I’m trying out the new Times Reader software. It’s based on the Adobe Air platform, so there are no longer separate Windows and Mac versions. I was ambivalent about the previous version, but Times Reader 2.0 is faster and more attractive.
The new version abandons the Times print-edition font — too fussy for the computer screen — with what appears to be Cambria, an excellent choice. Photos are better integrated. Videos are part of the mix. Scrolling is smoother. You can even do the crossword puzzle on your computer — something you were supposed to be able to do on the previous version, though I couldn’t get it to work on my Mac.
The questions remain: Where does this fit in the hierarchy of news products the Times offers, and does it point the way for other papers? Times Reader costs $3.45 a week. It’s definitely a faster, smoother read than the regular, free Web edition, and, once you’ve downloaded the paper, you don’t need a WiFi connection to read it.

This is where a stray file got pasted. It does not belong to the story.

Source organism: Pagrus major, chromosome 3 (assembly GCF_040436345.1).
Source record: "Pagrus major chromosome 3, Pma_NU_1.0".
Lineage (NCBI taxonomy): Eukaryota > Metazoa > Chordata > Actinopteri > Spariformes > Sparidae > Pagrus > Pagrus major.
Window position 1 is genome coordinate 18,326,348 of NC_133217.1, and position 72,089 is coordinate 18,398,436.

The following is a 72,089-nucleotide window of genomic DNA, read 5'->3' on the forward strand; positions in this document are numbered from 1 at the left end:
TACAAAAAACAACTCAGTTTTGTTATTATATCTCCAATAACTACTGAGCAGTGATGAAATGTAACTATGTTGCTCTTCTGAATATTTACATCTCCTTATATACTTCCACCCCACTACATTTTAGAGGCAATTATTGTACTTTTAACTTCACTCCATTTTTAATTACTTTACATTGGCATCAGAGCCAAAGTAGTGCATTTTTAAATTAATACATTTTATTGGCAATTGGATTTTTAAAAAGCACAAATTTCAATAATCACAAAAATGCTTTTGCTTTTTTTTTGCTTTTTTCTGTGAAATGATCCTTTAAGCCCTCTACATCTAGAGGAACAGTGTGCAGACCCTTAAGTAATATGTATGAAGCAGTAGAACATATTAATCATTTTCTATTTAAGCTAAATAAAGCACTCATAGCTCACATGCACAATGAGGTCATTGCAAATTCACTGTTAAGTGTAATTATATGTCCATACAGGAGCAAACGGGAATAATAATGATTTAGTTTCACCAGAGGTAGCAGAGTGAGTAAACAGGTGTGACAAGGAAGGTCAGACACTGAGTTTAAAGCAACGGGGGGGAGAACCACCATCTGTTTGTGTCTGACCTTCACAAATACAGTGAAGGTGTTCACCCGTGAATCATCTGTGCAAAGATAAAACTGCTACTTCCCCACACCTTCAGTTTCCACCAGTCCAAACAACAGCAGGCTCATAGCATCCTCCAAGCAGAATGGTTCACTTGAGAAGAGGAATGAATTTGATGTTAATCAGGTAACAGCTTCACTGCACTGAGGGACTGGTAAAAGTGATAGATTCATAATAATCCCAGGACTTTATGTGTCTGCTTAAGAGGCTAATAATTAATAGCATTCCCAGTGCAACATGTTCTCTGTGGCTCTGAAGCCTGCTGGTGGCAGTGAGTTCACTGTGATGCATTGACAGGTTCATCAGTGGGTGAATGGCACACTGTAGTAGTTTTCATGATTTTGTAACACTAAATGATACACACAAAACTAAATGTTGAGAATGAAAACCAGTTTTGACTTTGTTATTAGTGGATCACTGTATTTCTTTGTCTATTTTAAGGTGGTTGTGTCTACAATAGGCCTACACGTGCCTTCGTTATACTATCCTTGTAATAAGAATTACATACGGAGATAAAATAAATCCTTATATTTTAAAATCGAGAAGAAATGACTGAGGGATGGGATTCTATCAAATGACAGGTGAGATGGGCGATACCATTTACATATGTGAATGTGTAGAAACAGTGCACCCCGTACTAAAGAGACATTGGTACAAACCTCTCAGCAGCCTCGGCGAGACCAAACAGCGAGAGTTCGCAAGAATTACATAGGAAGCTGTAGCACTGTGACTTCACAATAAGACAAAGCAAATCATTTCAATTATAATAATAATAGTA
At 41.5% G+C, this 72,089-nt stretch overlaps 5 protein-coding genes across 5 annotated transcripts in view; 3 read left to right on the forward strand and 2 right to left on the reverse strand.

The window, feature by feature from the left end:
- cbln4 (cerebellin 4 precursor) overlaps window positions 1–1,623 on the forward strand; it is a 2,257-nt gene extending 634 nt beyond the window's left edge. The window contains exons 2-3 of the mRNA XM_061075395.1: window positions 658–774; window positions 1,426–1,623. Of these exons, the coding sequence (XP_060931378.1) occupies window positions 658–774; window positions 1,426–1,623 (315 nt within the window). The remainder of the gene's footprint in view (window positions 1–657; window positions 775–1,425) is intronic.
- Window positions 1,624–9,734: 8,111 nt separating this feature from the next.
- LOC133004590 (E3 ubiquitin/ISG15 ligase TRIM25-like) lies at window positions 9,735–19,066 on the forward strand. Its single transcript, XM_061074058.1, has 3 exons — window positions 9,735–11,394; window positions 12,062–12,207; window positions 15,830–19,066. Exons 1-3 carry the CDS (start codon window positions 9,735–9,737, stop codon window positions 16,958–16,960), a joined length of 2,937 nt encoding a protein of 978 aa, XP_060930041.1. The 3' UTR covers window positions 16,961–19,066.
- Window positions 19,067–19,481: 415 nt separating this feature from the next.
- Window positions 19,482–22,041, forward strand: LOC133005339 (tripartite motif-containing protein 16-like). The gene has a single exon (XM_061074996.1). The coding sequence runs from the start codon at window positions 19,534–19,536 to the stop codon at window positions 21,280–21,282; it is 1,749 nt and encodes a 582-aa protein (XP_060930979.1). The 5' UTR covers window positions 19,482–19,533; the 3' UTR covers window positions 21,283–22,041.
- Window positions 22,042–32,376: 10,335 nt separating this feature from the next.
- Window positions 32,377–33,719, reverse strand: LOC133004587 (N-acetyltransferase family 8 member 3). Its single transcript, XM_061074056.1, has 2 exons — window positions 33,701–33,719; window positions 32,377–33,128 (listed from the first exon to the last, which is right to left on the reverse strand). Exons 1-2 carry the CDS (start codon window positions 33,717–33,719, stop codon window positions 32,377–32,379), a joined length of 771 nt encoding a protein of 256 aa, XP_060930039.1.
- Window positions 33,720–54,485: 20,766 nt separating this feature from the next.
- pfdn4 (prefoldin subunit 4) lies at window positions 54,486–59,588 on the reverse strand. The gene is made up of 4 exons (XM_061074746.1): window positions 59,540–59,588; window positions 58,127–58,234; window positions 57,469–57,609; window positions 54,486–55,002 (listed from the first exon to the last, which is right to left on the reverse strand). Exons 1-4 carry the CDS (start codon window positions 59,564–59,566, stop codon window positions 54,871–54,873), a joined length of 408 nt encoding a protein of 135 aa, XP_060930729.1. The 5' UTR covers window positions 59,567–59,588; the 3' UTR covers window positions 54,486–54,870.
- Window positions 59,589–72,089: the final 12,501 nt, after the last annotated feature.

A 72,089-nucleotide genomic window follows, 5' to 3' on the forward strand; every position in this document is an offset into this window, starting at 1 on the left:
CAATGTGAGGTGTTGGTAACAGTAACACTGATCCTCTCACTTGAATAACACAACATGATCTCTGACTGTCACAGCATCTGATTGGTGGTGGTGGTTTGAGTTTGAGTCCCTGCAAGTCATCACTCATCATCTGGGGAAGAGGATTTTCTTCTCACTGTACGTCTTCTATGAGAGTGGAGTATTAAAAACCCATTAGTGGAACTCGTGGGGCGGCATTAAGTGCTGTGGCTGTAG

But free is free. In addition, the Times Web edition is a livelier place, with more ads (perhaps that will change as Times Reader gains in acceptance), blogs and other extra content. In addition, if you’re a blogger and you want to post something you see in Times Reader, you have to leave, access the Web edition and find the story again in order to grab the URL.
On the other hand, Times Reader really does offer a superior online reading experience. You’re more likely actually to read the paper rather than just skip around. And it’s a lot cheaper (we get the Sunday print edition delivered, so there’s no extra charge for us) — not to mention more environmentally friendly — than the print edition.
Might there come a day when the Times and other papers can dump their print editions and instead offer various paid electronic versions via Times Reader, the Kindle and the like? I don’t know. But I do know that Times Reader 2.0 is a huge improvement over its predecessor.